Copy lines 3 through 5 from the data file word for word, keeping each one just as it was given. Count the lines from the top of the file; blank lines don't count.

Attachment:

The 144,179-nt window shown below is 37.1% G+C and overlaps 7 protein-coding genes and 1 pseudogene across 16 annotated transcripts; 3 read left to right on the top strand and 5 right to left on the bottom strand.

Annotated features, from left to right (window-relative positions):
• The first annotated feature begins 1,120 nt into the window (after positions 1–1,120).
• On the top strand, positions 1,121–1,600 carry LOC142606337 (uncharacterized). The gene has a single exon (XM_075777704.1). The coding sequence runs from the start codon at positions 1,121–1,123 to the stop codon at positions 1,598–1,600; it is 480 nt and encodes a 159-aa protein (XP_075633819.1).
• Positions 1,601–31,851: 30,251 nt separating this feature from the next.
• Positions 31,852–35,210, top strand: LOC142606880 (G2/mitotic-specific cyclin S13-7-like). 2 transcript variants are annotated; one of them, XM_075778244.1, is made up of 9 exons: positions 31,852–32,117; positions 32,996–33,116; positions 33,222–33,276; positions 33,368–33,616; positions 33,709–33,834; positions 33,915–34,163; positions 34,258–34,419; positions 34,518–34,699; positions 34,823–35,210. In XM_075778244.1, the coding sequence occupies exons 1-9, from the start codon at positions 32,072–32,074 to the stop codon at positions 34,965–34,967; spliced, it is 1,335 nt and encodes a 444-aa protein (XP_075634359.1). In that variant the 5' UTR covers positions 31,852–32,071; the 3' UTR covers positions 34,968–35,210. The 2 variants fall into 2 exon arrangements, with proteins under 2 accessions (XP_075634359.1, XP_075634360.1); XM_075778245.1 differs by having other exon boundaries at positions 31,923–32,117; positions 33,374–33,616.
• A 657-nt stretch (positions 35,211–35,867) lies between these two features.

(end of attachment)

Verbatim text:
• The first annotated feature begins 1,120 nt into the window (after positions 1–1,120).
• On the top strand, positions 1,121–1,600 carry LOC142606337 (uncharacterized). The gene has a single exon (XM_075777704.1). The coding sequence runs from the start codon at positions 1,121–1,123 to the stop codon at positions 1,598–1,600; it is 480 nt and encodes a 159-aa protein (XP_075633819.1).
• Positions 1,601–31,851: 30,251 nt separating this feature from the next.